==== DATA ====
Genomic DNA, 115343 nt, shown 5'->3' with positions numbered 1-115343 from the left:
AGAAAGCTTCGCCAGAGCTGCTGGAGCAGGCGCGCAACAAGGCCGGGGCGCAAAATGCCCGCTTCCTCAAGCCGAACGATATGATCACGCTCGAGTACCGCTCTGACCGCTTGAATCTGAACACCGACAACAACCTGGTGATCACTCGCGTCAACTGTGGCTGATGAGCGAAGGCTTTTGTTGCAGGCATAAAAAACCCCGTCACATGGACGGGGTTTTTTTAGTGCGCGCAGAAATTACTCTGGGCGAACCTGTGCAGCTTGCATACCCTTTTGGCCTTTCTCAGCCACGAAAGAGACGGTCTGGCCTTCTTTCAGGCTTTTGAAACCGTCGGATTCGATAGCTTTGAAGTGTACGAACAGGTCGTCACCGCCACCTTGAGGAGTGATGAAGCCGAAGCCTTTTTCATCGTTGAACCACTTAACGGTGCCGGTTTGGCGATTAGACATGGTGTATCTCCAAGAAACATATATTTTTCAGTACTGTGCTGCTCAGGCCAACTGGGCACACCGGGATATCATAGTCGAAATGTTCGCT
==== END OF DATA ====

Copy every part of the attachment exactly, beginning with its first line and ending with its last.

Genomic DNA, 115343 nt, shown 5'->3' with positions numbered 1-115343 from the left:
AGAAAGCTTCGCCAGAGCTGCTGGAGCAGGCGCGCAACAAGGCCGGGGCGCAAAATGCCCGCTTCCTCAAGCCGAACGATATGATCACGCTCGAGTACCGCTCTGACCGCTTGAATCTGAACACCGACAACAACCTGGTGATCACTCGCGTCAACTGTGGCTGATGAGCGAAGGCTTTTGTTGCAGGCATAAAAAACCCCGTCACATGGACGGGGTTTTTTTAGTGCGCGCAGAAATTACTCTGGGCGAACCTGTGCAGCTTGCATACCCTTTTGGCCTTTCTCAGCCACGAAAGAGACGGTCTGGCCTTCTTTCAGGCTTTTGAAACCGTCGGATTCGATAGCTTTGAAGTGTACGAACAGGTCGTCACCGCCACCTTGAGGAGTGATGAAGCCGAAGCCTTTTTCATCGTTGAACCACTTAACGGTGCCGGTTTGGCGATTAGACATGGTGTATCTCCAAGAAACATATATTTTTCAGTACTGTGCTGCTCAGGCCAACTGGGCACACCGGGATATCATAGTCGAAATGTTCGCT